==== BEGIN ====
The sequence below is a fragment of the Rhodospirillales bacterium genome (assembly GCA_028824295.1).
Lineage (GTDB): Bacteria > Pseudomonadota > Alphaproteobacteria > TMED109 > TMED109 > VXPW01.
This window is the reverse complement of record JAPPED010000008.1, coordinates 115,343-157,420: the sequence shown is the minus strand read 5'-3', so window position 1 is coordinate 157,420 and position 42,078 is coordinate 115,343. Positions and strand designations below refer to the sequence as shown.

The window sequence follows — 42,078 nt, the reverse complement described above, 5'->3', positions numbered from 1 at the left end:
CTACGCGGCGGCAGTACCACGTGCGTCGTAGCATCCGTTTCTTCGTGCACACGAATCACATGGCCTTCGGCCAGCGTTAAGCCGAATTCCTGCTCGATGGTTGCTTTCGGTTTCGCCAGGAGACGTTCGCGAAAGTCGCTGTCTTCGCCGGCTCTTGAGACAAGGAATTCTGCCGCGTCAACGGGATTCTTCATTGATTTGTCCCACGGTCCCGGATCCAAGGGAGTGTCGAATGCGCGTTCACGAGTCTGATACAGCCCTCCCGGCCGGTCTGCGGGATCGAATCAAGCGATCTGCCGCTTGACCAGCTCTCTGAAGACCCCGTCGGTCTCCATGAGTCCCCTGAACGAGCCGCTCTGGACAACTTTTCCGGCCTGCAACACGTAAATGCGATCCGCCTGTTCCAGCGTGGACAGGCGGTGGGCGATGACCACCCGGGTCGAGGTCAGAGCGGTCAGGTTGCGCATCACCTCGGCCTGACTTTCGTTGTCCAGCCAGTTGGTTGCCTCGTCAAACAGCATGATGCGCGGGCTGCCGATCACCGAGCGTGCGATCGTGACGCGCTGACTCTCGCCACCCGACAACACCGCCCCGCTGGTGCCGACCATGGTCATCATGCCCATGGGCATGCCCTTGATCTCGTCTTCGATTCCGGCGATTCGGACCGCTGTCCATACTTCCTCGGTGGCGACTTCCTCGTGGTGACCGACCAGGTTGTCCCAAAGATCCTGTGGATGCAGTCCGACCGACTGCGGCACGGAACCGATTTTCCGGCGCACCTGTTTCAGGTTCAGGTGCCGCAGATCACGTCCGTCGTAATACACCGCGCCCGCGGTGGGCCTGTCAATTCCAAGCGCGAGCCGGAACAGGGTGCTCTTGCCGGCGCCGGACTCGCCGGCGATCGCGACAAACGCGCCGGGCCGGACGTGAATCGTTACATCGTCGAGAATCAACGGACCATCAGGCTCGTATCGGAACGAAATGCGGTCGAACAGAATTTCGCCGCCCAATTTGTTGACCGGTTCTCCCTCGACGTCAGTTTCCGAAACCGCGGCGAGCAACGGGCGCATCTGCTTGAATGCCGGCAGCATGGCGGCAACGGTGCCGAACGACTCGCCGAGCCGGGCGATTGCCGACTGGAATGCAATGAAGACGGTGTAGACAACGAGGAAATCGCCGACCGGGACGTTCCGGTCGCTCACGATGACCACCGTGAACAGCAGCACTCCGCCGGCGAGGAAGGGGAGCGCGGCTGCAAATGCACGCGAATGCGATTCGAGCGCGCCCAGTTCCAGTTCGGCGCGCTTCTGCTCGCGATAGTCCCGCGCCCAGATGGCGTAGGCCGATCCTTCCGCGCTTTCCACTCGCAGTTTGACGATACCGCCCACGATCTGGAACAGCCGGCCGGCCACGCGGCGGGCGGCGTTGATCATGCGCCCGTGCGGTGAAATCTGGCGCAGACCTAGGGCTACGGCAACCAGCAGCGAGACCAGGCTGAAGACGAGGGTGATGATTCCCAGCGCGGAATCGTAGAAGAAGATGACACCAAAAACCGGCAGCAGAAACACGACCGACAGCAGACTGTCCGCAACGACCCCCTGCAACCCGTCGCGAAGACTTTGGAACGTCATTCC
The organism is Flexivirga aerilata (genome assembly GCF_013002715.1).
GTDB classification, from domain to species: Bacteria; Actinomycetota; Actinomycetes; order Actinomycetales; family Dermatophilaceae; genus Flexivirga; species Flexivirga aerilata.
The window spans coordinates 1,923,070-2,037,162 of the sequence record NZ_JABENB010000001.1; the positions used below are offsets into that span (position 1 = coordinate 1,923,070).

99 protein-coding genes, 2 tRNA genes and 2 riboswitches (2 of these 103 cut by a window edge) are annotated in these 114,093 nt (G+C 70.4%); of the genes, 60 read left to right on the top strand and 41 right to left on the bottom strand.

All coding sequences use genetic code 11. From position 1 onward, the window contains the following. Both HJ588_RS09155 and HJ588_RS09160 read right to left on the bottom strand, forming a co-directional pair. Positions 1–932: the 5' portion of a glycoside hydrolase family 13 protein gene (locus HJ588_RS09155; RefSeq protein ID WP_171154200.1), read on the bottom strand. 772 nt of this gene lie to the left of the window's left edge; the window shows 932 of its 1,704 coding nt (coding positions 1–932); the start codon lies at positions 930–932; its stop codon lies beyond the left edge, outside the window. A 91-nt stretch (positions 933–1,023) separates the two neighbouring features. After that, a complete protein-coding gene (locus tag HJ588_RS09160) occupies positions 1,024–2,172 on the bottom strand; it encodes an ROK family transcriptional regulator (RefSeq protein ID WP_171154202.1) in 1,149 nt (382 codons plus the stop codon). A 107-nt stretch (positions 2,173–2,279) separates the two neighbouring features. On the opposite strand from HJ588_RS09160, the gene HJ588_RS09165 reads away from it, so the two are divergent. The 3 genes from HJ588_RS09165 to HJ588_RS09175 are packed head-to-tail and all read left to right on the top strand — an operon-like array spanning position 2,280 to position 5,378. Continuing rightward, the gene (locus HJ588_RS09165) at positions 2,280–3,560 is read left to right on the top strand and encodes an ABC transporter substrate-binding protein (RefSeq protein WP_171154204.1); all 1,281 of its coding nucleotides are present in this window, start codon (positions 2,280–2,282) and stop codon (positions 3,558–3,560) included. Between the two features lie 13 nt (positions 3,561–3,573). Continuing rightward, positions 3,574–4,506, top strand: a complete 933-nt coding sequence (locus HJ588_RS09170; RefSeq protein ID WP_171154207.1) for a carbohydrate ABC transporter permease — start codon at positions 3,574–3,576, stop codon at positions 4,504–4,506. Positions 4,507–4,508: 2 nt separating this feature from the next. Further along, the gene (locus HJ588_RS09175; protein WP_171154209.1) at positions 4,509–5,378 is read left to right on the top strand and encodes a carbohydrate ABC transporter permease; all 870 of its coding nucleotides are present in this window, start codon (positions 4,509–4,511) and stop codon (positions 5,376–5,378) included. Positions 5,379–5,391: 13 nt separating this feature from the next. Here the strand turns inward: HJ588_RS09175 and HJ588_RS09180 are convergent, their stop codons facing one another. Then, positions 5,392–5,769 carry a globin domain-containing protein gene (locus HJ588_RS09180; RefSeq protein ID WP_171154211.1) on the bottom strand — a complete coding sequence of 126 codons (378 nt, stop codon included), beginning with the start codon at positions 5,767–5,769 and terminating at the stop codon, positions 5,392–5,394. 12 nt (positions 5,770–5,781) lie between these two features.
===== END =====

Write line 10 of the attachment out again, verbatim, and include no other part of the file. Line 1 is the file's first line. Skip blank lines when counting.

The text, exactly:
All coding sequences use genetic code 11. From position 1 onward, the window contains the following. Both HJ588_RS09155 and HJ588_RS09160 read right to left on the bottom strand, forming a co-directional pair. Positions 1–932: the 5' portion of a glycoside hydrolase family 13 protein gene (locus HJ588_RS09155; RefSeq protein ID WP_171154200.1), read on the bottom strand. 772 nt of this gene lie to the left of the window's left edge; the window shows 932 of its 1,704 coding nt (coding positions 1–932); the start codon lies at positions 930–932; its stop codon lies beyond the left edge, outside the window. A 91-nt stretch (positions 933–1,023) separates the two neighbouring features. After that, a complete protein-coding gene (locus tag HJ588_RS09160) occupies positions 1,024–2,172 on the bottom strand; it encodes an ROK family transcriptional regulator (RefSeq protein ID WP_171154202.1) in 1,149 nt (382 codons plus the stop codon). A 107-nt stretch (positions 2,173–2,279) separates the two neighbouring features. On the opposite strand from HJ588_RS09160, the gene HJ588_RS09165 reads away from it, so the two are divergent. The 3 genes from HJ588_RS09165 to HJ588_RS09175 are packed head-to-tail and all read left to right on the top strand — an operon-like array spanning position 2,280 to position 5,378. Continuing rightward, the gene (locus HJ588_RS09165) at positions 2,280–3,560 is read left to right on the top strand and encodes an ABC transporter substrate-binding protein (RefSeq protein WP_171154204.1); all 1,281 of its coding nucleotides are present in this window, start codon (positions 2,280–2,282) and stop codon (positions 3,558–3,560) included. Between the two features lie 13 nt (positions 3,561–3,573). Continuing rightward, positions 3,574–4,506, top strand: a complete 933-nt coding sequence (locus HJ588_RS09170; RefSeq protein ID WP_171154207.1) for a carbohydrate ABC transporter permease — start codon at positions 3,574–3,576, stop codon at positions 4,504–4,506. Positions 4,507–4,508: 2 nt separating this feature from the next. Further along, the gene (locus HJ588_RS09175; protein WP_171154209.1) at positions 4,509–5,378 is read left to right on the top strand and encodes a carbohydrate ABC transporter permease; all 870 of its coding nucleotides are present in this window, start codon (positions 4,509–4,511) and stop codon (positions 5,376–5,378) included. Positions 5,379–5,391: 13 nt separating this feature from the next. Here the strand turns inward: HJ588_RS09175 and HJ588_RS09180 are convergent, their stop codons facing one another. Then, positions 5,392–5,769 carry a globin domain-containing protein gene (locus HJ588_RS09180; RefSeq protein ID WP_171154211.1) on the bottom strand — a complete coding sequence of 126 codons (378 nt, stop codon included), beginning with the start codon at positions 5,767–5,769 and terminating at the stop codon, positions 5,392–5,394. 12 nt (positions 5,770–5,781) lie between these two features.